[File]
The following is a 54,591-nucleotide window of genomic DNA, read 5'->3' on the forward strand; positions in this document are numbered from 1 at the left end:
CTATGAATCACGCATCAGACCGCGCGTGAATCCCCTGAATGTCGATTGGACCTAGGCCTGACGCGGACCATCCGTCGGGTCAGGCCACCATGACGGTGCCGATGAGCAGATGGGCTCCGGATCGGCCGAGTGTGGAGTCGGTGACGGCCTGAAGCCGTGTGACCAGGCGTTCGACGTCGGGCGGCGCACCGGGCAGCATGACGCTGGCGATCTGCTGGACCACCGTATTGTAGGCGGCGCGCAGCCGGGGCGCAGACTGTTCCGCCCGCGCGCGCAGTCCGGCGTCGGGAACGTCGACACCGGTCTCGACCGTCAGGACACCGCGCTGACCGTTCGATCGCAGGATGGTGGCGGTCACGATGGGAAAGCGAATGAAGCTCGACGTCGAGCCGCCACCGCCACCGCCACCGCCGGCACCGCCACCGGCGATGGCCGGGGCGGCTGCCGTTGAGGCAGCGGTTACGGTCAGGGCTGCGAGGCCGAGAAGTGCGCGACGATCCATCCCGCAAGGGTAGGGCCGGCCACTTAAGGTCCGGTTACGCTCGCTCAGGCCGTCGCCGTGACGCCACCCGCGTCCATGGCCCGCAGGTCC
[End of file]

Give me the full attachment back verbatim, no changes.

The following is a 54,591-nucleotide window of genomic DNA, read 5'->3' on the forward strand; positions in this document are numbered from 1 at the left end:
CTATGAATCACGCATCAGACCGCGCGTGAATCCCCTGAATGTCGATTGGACCTAGGCCTGACGCGGACCATCCGTCGGGTCAGGCCACCATGACGGTGCCGATGAGCAGATGGGCTCCGGATCGGCCGAGTGTGGAGTCGGTGACGGCCTGAAGCCGTGTGACCAGGCGTTCGACGTCGGGCGGCGCACCGGGCAGCATGACGCTGGCGATCTGCTGGACCACCGTATTGTAGGCGGCGCGCAGCCGGGGCGCAGACTGTTCCGCCCGCGCGCGCAGTCCGGCGTCGGGAACGTCGACACCGGTCTCGACCGTCAGGACACCGCGCTGACCGTTCGATCGCAGGATGGTGGCGGTCACGATGGGAAAGCGAATGAAGCTCGACGTCGAGCCGCCACCGCCACCGCCACCGCCGGCACCGCCACCGGCGATGGCCGGGGCGGCTGCCGTTGAGGCAGCGGTTACGGTCAGGGCTGCGAGGCCGAGAAGTGCGCGACGATCCATCCCGCAAGGGTAGGGCCGGCCACTTAAGGTCCGGTTACGCTCGCTCAGGCCGTCGCCGTGACGCCACCCGCGTCCATGGCCCGCAGGTCC